In December 2017, Muslim Women For unveiled a small library of books available for on loan to members of our community wanting to expand their political awareness and social consciousness.
We are constantly rotating books and invite folks to donate books if they’d like. We ask that the topics of texts are related to social issues, political ideologies and intersectionality. If you have any questions or if you want to make a large book donation please contact us using the form below.
We have a wide variety of texts available for online reading. These are resources curated by members of our community and our co-founders. You may submit your own contributions via our submission form above. These resources are updated regularly and are not necessarily representational of our organization’s mission or values.
Simply put, we believe that all people should have access to a wide variety of information in order to have a more nuanced understanding of our global community. Every text in our libraries, online and physical, represent that belief. Please notify us if any of the links are no longer working so we can amend them. Happy reading!
Prison Abolition Syllabus
Prison Abolition Syllabus 2.0 is a resource for those already doing this work and those looking to learn more. We hope it will help deepen understandings, renew commitments, and carry the goal of prison abolition forward from the 2018 strike.
Black Women Syllabus
This syllabus was adapted from the syllabus “Black Womanhood,” designed by Jessica Marie Johnson and Martha S. Jones, first taught Spring 2018 at Johns Hopkins University.
Sudan Syllabus seeks to provide English-language resources about Sudanese history to academics, journalists, and Sudanese diaspora interested in learning more about Sudan.
South Africa History
Topics, timelines and articles that cover the social and political history of South Africa from prehistory to the present day
NC Muslim History Timeline
This timeline was developed by Muslim Women For to show the history of Muslims in North Carolina.
Here is a list of readings that educators can use to broach conversations in the classroom about the horrendous events that unfolded in Charleston, South Carolina on the evening of June 17, 2015. These readings provide valuable information about the history of racial violence in this country and contextualize the history of race relations in South Carolina and the United States in general. They also offer insights on race, racial identities, global white supremacy and black resistance. All readings are arranged by date of publication. This list is not meant to be exhaustive–you will find omissions. https://www.aaihs.org/resources/charlestonsyllabus/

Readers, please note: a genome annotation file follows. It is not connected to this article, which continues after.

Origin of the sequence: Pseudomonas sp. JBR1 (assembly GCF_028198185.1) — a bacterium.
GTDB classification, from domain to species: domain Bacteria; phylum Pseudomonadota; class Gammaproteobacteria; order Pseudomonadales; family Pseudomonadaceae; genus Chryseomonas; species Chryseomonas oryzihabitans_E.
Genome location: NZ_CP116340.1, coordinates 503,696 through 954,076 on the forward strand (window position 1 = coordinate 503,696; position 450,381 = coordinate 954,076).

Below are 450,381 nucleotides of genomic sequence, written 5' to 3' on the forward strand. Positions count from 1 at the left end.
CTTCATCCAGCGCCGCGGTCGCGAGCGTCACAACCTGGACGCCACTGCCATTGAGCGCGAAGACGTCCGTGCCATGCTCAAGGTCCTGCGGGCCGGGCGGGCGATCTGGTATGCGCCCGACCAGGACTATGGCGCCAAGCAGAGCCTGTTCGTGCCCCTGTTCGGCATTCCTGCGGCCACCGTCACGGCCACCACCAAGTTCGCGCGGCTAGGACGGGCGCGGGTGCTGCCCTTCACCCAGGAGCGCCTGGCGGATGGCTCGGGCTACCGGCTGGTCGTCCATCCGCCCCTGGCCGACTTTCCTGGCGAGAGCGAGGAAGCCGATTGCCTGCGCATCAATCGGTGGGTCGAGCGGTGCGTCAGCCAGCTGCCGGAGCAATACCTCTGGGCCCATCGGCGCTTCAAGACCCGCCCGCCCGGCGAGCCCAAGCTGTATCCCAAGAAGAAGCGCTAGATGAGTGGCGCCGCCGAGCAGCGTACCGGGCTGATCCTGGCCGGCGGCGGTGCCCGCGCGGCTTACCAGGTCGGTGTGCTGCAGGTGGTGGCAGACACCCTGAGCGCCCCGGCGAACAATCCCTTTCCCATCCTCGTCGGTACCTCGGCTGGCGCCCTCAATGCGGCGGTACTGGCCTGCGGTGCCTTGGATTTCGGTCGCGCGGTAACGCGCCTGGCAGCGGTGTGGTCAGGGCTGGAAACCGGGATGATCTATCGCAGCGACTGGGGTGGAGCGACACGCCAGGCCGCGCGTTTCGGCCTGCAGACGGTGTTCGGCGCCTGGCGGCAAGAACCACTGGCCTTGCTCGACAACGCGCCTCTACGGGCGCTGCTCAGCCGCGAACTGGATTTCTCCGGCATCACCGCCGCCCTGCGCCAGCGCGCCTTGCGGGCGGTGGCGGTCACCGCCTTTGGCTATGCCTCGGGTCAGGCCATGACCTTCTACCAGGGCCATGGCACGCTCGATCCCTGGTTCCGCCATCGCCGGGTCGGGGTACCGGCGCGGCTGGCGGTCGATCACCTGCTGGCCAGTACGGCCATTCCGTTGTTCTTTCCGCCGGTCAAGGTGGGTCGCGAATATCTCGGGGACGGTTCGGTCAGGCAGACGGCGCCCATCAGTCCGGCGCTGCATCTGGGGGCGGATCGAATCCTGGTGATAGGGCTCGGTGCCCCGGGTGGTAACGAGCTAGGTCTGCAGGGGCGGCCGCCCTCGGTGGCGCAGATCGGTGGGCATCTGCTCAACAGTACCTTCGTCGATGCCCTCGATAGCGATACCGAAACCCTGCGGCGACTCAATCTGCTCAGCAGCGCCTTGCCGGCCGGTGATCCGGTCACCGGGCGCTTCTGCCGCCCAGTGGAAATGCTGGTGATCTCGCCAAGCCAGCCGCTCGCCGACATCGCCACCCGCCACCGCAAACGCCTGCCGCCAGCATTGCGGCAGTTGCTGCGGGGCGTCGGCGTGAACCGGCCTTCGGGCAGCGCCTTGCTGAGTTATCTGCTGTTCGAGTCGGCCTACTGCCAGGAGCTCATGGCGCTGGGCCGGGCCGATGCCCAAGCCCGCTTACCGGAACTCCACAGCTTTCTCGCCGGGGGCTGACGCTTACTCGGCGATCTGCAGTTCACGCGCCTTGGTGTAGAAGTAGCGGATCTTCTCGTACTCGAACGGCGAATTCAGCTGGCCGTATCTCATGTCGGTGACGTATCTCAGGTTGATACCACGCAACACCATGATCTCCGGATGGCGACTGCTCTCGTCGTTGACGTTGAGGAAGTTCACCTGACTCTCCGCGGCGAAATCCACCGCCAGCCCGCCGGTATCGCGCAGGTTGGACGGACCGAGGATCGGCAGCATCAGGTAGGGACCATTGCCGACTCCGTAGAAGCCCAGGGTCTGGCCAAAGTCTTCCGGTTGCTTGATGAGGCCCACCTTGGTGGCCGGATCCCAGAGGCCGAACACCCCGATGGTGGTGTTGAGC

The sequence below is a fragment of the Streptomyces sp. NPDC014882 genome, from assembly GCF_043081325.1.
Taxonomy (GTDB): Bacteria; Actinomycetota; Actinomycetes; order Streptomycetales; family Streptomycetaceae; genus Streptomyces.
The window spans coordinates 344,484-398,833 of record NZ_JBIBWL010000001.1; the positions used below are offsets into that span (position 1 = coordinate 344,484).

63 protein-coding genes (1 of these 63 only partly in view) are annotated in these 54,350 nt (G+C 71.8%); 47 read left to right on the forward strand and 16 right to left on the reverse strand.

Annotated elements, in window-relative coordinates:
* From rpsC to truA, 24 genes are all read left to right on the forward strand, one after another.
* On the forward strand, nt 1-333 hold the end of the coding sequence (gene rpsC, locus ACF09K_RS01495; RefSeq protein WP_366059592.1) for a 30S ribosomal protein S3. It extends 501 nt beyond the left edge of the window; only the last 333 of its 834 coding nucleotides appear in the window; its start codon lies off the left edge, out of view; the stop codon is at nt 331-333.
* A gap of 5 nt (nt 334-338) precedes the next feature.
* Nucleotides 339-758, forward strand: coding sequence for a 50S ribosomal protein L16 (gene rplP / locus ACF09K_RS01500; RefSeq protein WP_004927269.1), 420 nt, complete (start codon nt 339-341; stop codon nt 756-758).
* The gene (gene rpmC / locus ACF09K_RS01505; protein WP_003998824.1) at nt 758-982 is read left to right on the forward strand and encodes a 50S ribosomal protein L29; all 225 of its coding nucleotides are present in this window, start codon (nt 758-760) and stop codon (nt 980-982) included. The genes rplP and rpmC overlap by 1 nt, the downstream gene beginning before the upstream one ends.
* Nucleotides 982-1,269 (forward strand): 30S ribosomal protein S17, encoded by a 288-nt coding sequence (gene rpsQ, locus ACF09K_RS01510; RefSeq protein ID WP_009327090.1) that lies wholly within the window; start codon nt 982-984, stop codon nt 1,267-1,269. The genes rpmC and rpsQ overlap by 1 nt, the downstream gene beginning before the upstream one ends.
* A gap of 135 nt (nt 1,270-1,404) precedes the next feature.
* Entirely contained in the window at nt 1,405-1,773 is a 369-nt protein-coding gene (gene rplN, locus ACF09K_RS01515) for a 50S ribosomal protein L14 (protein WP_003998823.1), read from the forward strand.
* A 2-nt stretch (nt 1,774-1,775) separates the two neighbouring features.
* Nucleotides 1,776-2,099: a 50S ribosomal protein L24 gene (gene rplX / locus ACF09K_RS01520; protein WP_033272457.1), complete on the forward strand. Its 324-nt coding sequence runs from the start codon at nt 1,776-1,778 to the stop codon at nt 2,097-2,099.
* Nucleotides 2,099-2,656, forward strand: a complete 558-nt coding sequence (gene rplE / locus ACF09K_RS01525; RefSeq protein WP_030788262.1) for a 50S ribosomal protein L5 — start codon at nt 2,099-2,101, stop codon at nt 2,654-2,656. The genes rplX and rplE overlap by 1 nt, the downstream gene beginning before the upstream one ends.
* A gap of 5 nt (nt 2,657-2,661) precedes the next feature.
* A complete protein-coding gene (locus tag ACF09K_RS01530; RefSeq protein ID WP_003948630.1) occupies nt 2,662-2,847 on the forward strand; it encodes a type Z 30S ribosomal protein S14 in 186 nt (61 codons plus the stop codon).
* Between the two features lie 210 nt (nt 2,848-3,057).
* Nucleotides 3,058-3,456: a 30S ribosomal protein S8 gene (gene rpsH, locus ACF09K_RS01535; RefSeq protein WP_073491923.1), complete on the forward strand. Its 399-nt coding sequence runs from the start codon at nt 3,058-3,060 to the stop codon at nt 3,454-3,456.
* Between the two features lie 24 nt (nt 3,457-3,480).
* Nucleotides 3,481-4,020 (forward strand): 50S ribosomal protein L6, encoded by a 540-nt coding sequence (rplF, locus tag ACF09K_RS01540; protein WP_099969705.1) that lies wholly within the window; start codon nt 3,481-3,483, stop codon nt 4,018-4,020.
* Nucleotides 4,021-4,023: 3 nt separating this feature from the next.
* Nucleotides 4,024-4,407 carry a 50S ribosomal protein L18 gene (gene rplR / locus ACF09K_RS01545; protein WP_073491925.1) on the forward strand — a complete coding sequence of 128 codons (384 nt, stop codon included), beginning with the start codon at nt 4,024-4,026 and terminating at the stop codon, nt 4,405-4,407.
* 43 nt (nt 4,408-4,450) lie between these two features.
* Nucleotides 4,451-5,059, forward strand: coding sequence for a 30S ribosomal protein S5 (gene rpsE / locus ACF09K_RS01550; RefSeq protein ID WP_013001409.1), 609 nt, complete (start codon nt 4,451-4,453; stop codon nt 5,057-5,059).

Black Lives Matter At School: A Day of Understanding and Affirmation
The 1619 Project
The 1619 Project is a major initiative from The New York Times observing the 400th anniversary of the beginning of American slavery. It aims to reframe the country’s history, understanding 1619 as our true founding, and placing the consequences of slavery and the contributions of black Americans at the very center of the story we tell ourselves about who we are.
A Black Feminist Apocalypse/Dystopian Survival Syllabus
#SLAY: Approaching The Black Lives Matter Movement
From the killings of teenagers Michael Brown and Vonderrick Myers in Ferguson, Missouri; to the suspicious death of activist Sandra Bland in Waller Texas; to the choke-hold death of Eric Garner in New York, to the killing of 17 year old Trayvon Martin in Sanford, Florida and 7 year old Aiyana Stanley-Jones in Detroit, Michigan—-#blacklivesmatter has emerged in recent years as a movement committed to resisting, unveiling, and undoing histories of state sanctioned violence against black and brown bodies.
A History of Black Horror
Dr. Robin R. Means Coleman and Tananarive Due present a digital, living document we hope will guide further inquiry into what was covered in Horror Noire and beyond. This is just the beginning of what will be developed as we create a fluid discourse on Black horror from here on.https://drive.google.com/file/d/1wHx6C-Oz9iqMg_dswL8UURfnD-fMVLwW/view
How to Teach Kids About What’s Happening in Ferguson
The following list was compiled by a community of teachers, academics, community leaders, and parents to teach about some aspect of the national crisis in Ferguson, Missouri. This is a snapshot of the recommendations that has been edited. The contributions continue on Twitter.
Lesson Resources for BLMPHLed
These resources are intended to serve as a guide for educators to foster dialogue around the 13 Guiding Principles of Black Lives Matter and racial justice during the week of January 23-28, 2017. We have intended to make our resources accessible, so that they are able to be adapted to work in the individual classrooms of educators across our city and region. We know that this work has been happening in our classrooms before this week, and will continue after, but we think it is important to make a concerted effort to shine a light on the Guiding Principles of Black Lives Matter for
Resources for Organizers
The goal of this project is to provide teachers, professors, researchers, journalists, and people interested in learning more about Islam with resources on Black Muslims to promote a more inclusive approach to the study of Islam.
Islamophobia is Racism Syllabus